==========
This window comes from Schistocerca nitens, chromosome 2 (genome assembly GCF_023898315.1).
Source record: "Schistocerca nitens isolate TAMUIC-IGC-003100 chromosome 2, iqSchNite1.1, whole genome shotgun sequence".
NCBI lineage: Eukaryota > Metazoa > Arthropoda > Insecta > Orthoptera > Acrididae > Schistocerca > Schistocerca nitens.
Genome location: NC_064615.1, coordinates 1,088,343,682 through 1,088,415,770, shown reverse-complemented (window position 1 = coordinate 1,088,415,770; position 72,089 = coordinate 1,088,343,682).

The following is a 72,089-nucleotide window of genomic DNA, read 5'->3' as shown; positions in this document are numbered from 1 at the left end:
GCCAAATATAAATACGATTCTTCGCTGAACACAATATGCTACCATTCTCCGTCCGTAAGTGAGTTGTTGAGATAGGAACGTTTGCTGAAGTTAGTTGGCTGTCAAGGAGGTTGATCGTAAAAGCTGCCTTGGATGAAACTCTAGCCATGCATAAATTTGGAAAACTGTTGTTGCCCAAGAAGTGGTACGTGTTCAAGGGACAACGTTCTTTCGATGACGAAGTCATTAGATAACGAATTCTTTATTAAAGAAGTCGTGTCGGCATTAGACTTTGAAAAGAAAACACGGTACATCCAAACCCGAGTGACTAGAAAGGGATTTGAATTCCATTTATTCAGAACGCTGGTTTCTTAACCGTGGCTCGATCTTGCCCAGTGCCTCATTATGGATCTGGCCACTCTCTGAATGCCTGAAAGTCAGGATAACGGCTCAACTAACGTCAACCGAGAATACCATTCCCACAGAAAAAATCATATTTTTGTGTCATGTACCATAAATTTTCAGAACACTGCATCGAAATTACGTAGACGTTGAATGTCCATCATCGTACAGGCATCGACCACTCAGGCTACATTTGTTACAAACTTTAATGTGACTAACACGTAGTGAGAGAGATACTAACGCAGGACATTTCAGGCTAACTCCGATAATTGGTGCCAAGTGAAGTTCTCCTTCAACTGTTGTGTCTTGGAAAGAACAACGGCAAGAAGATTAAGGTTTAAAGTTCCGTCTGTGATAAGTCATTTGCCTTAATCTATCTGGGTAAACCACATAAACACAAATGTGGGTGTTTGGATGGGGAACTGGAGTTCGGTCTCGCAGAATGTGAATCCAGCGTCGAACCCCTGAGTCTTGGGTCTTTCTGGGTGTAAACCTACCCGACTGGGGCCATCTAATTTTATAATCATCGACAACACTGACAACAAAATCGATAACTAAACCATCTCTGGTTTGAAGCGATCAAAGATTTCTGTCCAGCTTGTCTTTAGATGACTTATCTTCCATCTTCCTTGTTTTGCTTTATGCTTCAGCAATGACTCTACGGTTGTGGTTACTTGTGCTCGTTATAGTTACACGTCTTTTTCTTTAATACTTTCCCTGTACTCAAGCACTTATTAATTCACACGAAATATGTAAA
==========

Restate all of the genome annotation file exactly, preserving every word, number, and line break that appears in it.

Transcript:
This window comes from Schistocerca nitens, chromosome 2 (genome assembly GCF_023898315.1).
Source record: "Schistocerca nitens isolate TAMUIC-IGC-003100 chromosome 2, iqSchNite1.1, whole genome shotgun sequence".
NCBI lineage: Eukaryota > Metazoa > Arthropoda > Insecta > Orthoptera > Acrididae > Schistocerca > Schistocerca nitens.
Genome location: NC_064615.1, coordinates 1,088,343,682 through 1,088,415,770, shown reverse-complemented (window position 1 = coordinate 1,088,415,770; position 72,089 = coordinate 1,088,343,682).

The following is a 72,089-nucleotide window of genomic DNA, read 5'->3' as shown; positions in this document are numbered from 1 at the left end:
GCCAAATATAAATACGATTCTTCGCTGAACACAATATGCTACCATTCTCCGTCCGTAAGTGAGTTGTTGAGATAGGAACGTTTGCTGAAGTTAGTTGGCTGTCAAGGAGGTTGATCGTAAAAGCTGCCTTGGATGAAACTCTAGCCATGCATAAATTTGGAAAACTGTTGTTGCCCAAGAAGTGGTACGTGTTCAAGGGACAACGTTCTTTCGATGACGAAGTCATTAGATAACGAATTCTTTATTAAAGAAGTCGTGTCGGCATTAGACTTTGAAAAGAAAACACGGTACATCCAAACCCGAGTGACTAGAAAGGGATTTGAATTCCATTTATTCAGAACGCTGGTTTCTTAACCGTGGCTCGATCTTGCCCAGTGCCTCATTATGGATCTGGCCACTCTCTGAATGCCTGAAAGTCAGGATAACGGCTCAACTAACGTCAACCGAGAATACCATTCCCACAGAAAAAATCATATTTTTGTGTCATGTACCATAAATTTTCAGAACACTGCATCGAAATTACGTAGACGTTGAATGTCCATCATCGTACAGGCATCGACCACTCAGGCTACATTTGTTACAAACTTTAATGTGACTAACACGTAGTGAGAGAGATACTAACGCAGGACATTTCAGGCTAACTCCGATAATTGGTGCCAAGTGAAGTTCTCCTTCAACTGTTGTGTCTTGGAAAGAACAACGGCAAGAAGATTAAGGTTTAAAGTTCCGTCTGTGATAAGTCATTTGCCTTAATCTATCTGGGTAAACCACATAAACACAAATGTGGGTGTTTGGATGGGGAACTGGAGTTCGGTCTCGCAGAATGTGAATCCAGCGTCGAACCCCTGAGTCTTGGGTCTTTCTGGGTGTAAACCTACCCGACTGGGGCCATCTAATTTTATAATCATCGACAACACTGACAACAAAATCGATAACTAAACCATCTCTGGTTTGAAGCGATCAAAGATTTCTGTCCAGCTTGTCTTTAGATGACTTATCTTCCATCTTCCTTGTTTTGCTTTATGCTTCAGCAATGACTCTACGGTTGTGGTTACTTGTGCTCGTTATAGTTACACGTCTTTTTCTTTAATACTTTCCCTGTACTCAAGCACTTATTAATTCACACGAAATATGTAAA